We are not clear why a browser has illegal content. Following Apple’s logic, Safari and Google Chrome should also have illegal content?OpenDoor developers in a letter
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The strict regime of Internet censorship and surveillance enforced by the Chinese authorities drives many Internet users to seek out tools they can use to get around the restrictions — programs like OpenDoor, a browser that was available recently from the App Store in China.
Until Apple removed it.
The removal of OpenDoor follows a pattern of Apple bowing to pressure from Chinese authorities, removing content from the Chinese version of its App Store to conform to the regime’s demands for censorship.
The removal took place in July of this year, according to the Chinese edition of Radio Netherlands Worldwide.
OpenDoor had 2,000 downloads every day from China, said RNW. After it was removed from the App Store, the number went straight to zero. Apple did not inform the developers prior to the deletion, nor respond adequately afterwards, OpenDoor developers say.
On Aug. 28, over a month later, RNW’s promptings led Apple to write an email to the application developers notifying them that “OpenDoor has content violating China’s law,” without elaboration.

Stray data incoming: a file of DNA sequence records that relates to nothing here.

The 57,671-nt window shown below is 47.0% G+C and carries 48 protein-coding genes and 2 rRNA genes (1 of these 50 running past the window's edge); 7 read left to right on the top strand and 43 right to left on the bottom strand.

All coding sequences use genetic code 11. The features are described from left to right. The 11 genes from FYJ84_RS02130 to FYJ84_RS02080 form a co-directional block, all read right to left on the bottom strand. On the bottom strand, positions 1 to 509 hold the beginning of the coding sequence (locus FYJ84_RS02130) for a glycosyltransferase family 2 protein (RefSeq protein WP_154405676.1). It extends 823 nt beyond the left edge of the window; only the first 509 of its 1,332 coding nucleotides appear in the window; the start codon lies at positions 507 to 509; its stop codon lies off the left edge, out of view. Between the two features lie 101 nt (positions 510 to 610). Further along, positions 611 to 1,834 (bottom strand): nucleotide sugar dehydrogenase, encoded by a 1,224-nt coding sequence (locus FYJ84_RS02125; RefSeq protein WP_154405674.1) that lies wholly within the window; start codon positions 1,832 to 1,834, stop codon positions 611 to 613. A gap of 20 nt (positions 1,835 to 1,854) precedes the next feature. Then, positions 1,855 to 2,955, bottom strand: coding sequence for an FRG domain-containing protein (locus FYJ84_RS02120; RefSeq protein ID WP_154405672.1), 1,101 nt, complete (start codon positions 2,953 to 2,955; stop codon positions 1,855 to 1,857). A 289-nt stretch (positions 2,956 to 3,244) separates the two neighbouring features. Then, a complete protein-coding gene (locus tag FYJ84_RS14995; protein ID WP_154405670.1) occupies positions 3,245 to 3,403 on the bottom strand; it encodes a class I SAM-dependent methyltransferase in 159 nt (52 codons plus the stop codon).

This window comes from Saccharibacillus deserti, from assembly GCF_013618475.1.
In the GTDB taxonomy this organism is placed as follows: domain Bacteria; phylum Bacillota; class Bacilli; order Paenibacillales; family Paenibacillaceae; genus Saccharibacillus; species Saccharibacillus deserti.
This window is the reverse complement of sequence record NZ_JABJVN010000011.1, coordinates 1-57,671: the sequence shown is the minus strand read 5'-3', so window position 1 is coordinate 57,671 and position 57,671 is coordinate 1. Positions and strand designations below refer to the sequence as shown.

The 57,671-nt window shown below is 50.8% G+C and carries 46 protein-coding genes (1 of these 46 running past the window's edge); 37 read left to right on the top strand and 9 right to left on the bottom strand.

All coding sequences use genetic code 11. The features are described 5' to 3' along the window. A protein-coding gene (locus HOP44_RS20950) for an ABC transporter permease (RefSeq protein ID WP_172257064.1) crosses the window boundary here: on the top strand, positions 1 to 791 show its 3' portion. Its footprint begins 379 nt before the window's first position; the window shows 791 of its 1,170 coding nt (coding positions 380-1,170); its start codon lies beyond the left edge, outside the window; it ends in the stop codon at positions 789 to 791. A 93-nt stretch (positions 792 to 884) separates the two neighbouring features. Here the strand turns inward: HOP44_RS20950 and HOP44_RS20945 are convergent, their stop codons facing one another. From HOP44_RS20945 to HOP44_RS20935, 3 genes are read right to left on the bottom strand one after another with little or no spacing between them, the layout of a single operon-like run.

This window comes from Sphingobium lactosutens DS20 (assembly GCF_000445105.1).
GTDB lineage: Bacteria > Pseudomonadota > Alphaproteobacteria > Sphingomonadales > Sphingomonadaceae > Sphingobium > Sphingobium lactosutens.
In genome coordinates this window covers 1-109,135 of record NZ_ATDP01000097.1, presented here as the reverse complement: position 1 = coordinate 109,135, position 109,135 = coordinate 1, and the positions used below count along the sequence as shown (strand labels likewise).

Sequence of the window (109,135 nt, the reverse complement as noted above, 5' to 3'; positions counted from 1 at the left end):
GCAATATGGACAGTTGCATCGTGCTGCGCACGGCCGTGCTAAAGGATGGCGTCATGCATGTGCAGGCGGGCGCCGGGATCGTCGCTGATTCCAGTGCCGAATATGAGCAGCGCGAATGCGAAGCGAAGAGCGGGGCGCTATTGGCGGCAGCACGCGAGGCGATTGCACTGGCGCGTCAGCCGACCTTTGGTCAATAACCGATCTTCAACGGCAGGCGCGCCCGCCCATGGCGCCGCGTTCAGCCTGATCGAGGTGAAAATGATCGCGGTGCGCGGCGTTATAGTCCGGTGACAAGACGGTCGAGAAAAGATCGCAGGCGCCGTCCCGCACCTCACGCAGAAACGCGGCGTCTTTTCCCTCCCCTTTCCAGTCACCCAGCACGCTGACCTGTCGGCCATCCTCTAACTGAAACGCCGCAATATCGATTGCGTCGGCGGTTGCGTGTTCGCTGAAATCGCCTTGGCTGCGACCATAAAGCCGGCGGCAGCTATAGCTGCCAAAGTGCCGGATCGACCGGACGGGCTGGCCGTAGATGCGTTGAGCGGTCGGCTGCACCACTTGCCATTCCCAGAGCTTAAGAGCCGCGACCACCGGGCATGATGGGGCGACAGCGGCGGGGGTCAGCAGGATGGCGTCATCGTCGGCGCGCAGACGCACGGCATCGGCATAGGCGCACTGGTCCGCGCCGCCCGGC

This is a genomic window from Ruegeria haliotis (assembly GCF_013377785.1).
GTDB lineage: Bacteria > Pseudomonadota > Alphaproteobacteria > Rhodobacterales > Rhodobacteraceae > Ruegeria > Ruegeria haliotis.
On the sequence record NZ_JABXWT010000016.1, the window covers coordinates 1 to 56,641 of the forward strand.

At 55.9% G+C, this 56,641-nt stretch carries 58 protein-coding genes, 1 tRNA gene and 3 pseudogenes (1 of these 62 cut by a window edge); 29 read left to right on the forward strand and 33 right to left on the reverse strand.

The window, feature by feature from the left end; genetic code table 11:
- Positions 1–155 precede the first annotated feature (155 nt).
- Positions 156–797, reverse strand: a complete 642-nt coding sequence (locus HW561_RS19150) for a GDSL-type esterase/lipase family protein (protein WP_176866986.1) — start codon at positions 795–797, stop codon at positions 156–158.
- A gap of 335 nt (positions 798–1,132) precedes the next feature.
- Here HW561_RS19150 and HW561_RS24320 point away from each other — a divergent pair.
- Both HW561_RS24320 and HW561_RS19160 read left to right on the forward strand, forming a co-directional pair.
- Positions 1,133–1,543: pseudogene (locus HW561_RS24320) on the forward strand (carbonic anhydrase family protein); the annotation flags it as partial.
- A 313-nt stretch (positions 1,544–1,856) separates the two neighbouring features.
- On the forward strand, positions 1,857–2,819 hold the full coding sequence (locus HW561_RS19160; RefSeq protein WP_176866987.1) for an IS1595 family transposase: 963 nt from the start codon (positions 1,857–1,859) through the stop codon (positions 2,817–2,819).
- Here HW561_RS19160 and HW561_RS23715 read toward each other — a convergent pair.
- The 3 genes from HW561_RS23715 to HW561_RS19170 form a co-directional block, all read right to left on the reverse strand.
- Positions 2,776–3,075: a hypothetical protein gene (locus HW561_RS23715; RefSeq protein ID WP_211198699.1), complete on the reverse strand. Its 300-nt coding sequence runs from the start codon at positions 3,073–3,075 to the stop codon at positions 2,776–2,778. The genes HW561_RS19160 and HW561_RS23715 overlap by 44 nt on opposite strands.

“We are not clear why a browser has illegal content. It’s the users’ choice of what websites they want to visit. Following Apple’s logic, Safari and Google Chrome should also have illegal content?” OpenDoor responded in a letter to Apple.
OpenDoor is not the only company that has been removed from the China App Store by Apple.
In July last year, Apple sent a note to New Tang Dynasty (NTD) Television, a primarily Chinese-language broadcaster based in New York City, telling them that NTD’s iPhone and iPad apps, called “iNTD,” would not appear in the China App Store. Apple’s email said that iNTD’s content was “illegal in China,” though it again did not specify which Chinese law it had broken.
OpenDoor has 800,000 users on Apple devices; one third of them were or are from China, according to OpenDoor developers. Users from Iran and Pakistan, states that also practice Internet censorship, give the app high praise on its Facebook page.
OpenDoor has an Android application under development.
Apple did not immediately respond to a request for comment via email.
Chinese users were stung by the removal of the software from the China App Store, according to a survey of Weibo posts. Piaocanlieyishenghei said “My OpenDoor doesn’t work now! My Twitter! My Facebook! AHHHHHH…” followed by tearful emoticons.
Netizen Aiyuanyue said: “Apple secretly took OpenDoor from the China App Store probably because it gave in under pressure from the Chinese government.”
Meishoujiushilaowang remarked: “Only the great Google doesn’t bow to the evil!” A probable reference to the fact that Google pulled out of mainland China in March 2010, announcing that it was no longer willing to censor searches in China.